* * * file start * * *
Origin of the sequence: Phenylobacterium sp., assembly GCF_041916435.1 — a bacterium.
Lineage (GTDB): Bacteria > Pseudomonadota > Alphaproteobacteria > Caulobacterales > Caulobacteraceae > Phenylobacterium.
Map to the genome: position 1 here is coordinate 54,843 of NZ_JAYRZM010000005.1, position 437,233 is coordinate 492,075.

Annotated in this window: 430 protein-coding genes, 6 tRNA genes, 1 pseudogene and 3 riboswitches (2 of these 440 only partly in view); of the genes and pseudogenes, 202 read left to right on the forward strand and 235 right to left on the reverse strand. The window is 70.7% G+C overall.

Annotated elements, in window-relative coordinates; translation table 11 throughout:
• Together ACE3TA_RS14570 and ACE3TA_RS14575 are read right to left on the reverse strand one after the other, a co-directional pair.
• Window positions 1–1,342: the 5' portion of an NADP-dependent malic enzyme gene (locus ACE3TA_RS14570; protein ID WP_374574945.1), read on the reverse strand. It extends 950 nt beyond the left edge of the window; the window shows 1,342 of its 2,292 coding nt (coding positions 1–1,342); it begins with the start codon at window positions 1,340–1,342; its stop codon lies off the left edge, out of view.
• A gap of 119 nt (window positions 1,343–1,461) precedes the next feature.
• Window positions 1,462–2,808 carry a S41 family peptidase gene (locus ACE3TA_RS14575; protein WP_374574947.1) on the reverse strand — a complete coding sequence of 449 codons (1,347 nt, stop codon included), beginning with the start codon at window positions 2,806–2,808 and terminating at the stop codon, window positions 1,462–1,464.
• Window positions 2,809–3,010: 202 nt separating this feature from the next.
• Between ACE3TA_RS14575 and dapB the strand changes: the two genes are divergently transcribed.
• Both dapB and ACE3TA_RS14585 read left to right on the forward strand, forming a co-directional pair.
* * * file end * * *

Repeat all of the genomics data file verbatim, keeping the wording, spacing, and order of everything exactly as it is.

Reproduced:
Origin of the sequence: Phenylobacterium sp., assembly GCF_041916435.1 — a bacterium.
Lineage (GTDB): Bacteria > Pseudomonadota > Alphaproteobacteria > Caulobacterales > Caulobacteraceae > Phenylobacterium.
Map to the genome: position 1 here is coordinate 54,843 of NZ_JAYRZM010000005.1, position 437,233 is coordinate 492,075.

Annotated in this window: 430 protein-coding genes, 6 tRNA genes, 1 pseudogene and 3 riboswitches (2 of these 440 only partly in view); of the genes and pseudogenes, 202 read left to right on the forward strand and 235 right to left on the reverse strand. The window is 70.7% G+C overall.

Annotated elements, in window-relative coordinates; translation table 11 throughout:
• Together ACE3TA_RS14570 and ACE3TA_RS14575 are read right to left on the reverse strand one after the other, a co-directional pair.
• Window positions 1–1,342: the 5' portion of an NADP-dependent malic enzyme gene (locus ACE3TA_RS14570; protein ID WP_374574945.1), read on the reverse strand. It extends 950 nt beyond the left edge of the window; the window shows 1,342 of its 2,292 coding nt (coding positions 1–1,342); it begins with the start codon at window positions 1,340–1,342; its stop codon lies off the left edge, out of view.
• A gap of 119 nt (window positions 1,343–1,461) precedes the next feature.
• Window positions 1,462–2,808 carry a S41 family peptidase gene (locus ACE3TA_RS14575; protein WP_374574947.1) on the reverse strand — a complete coding sequence of 449 codons (1,347 nt, stop codon included), beginning with the start codon at window positions 2,806–2,808 and terminating at the stop codon, window positions 1,462–1,464.
• Window positions 2,809–3,010: 202 nt separating this feature from the next.
• Between ACE3TA_RS14575 and dapB the strand changes: the two genes are divergently transcribed.
• Both dapB and ACE3TA_RS14585 read left to right on the forward strand, forming a co-directional pair.